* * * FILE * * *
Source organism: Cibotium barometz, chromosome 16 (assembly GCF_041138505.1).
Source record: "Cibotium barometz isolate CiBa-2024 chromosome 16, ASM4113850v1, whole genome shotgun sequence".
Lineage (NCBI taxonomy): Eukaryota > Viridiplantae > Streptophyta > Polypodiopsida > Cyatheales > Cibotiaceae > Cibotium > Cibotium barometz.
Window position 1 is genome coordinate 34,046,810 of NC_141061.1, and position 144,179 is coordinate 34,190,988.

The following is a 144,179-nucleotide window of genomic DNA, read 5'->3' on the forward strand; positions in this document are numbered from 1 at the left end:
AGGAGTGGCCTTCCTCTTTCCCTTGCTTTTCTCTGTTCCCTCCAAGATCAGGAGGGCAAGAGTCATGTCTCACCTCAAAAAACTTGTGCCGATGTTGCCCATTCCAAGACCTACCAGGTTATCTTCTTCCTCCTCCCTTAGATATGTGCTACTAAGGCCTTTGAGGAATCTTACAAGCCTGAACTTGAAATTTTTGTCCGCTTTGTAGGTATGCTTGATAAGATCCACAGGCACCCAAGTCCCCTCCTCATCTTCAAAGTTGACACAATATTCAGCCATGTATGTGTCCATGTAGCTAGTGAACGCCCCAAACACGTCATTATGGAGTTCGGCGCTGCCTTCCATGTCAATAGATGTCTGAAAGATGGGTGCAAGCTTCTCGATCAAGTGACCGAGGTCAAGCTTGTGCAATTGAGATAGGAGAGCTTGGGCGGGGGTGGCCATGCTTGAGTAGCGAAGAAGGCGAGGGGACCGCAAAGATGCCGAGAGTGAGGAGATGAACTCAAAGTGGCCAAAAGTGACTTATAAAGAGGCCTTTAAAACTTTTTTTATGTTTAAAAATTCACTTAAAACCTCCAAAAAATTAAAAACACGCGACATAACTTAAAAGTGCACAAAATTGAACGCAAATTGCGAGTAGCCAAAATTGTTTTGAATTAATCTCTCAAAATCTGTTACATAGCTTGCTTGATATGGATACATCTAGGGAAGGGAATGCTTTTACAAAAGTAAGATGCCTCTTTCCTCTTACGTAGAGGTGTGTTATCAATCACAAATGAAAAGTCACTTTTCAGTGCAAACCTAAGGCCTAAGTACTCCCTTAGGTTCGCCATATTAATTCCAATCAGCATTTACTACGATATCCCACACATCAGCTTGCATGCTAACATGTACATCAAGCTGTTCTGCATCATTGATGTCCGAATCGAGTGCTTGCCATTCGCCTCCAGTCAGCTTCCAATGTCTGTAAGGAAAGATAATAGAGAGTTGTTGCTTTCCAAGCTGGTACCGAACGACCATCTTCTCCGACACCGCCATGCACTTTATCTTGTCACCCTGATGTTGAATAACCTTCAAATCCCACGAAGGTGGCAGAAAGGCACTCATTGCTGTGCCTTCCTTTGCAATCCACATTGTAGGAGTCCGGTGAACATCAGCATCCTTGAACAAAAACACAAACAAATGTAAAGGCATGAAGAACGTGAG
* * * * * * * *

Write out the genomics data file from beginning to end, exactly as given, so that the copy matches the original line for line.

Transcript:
Source organism: Cibotium barometz, chromosome 16 (assembly GCF_041138505.1).
Source record: "Cibotium barometz isolate CiBa-2024 chromosome 16, ASM4113850v1, whole genome shotgun sequence".
Lineage (NCBI taxonomy): Eukaryota > Viridiplantae > Streptophyta > Polypodiopsida > Cyatheales > Cibotiaceae > Cibotium > Cibotium barometz.
Window position 1 is genome coordinate 34,046,810 of NC_141061.1, and position 144,179 is coordinate 34,190,988.

The following is a 144,179-nucleotide window of genomic DNA, read 5'->3' on the forward strand; positions in this document are numbered from 1 at the left end:
AGGAGTGGCCTTCCTCTTTCCCTTGCTTTTCTCTGTTCCCTCCAAGATCAGGAGGGCAAGAGTCATGTCTCACCTCAAAAAACTTGTGCCGATGTTGCCCATTCCAAGACCTACCAGGTTATCTTCTTCCTCCTCCCTTAGATATGTGCTACTAAGGCCTTTGAGGAATCTTACAAGCCTGAACTTGAAATTTTTGTCCGCTTTGTAGGTATGCTTGATAAGATCCACAGGCACCCAAGTCCCCTCCTCATCTTCAAAGTTGACACAATATTCAGCCATGTATGTGTCCATGTAGCTAGTGAACGCCCCAAACACGTCATTATGGAGTTCGGCGCTGCCTTCCATGTCAATAGATGTCTGAAAGATGGGTGCAAGCTTCTCGATCAAGTGACCGAGGTCAAGCTTGTGCAATTGAGATAGGAGAGCTTGGGCGGGGGTGGCCATGCTTGAGTAGCGAAGAAGGCGAGGGGACCGCAAAGATGCCGAGAGTGAGGAGATGAACTCAAAGTGGCCAAAAGTGACTTATAAAGAGGCCTTTAAAACTTTTTTTATGTTTAAAAATTCACTTAAAACCTCCAAAAAATTAAAAACACGCGACATAACTTAAAAGTGCACAAAATTGAACGCAAATTGCGAGTAGCCAAAATTGTTTTGAATTAATCTCTCAAAATCTGTTACATAGCTTGCTTGATATGGATACATCTAGGGAAGGGAATGCTTTTACAAAAGTAAGATGCCTCTTTCCTCTTACGTAGAGGTGTGTTATCAATCACAAATGAAAAGTCACTTTTCAGTGCAAACCTAAGGCCTAAGTACTCCCTTAGGTTCGCCATATTAATTCCAATCAGCATTTACTACGATATCCCACACATCAGCTTGCATGCTAACATGTACATCAAGCTGTTCTGCATCATTGATGTCCGAATCGAGTGCTTGCCATTCGCCTCCAGTCAGCTTCCAATGTCTGTAAGGAAAGATAATAGAGAGTTGTTGCTTTCCAAGCTGGTACCGAACGACCATCTTCTCCGACACCGCCATGCACTTTATCTTGTCACCCTGATGTTGAATAACCTTCAAATCCCACGAAGGTGGCAGAAAGGCACTCATTGCTGTGCCTTCCTTTGCAATCCACATTGTAGGAGTCCGGTGAACATCAGCATCCTTGAACAAAAACACAAACAAATGTAAAGGCATGAAGAACGTGAG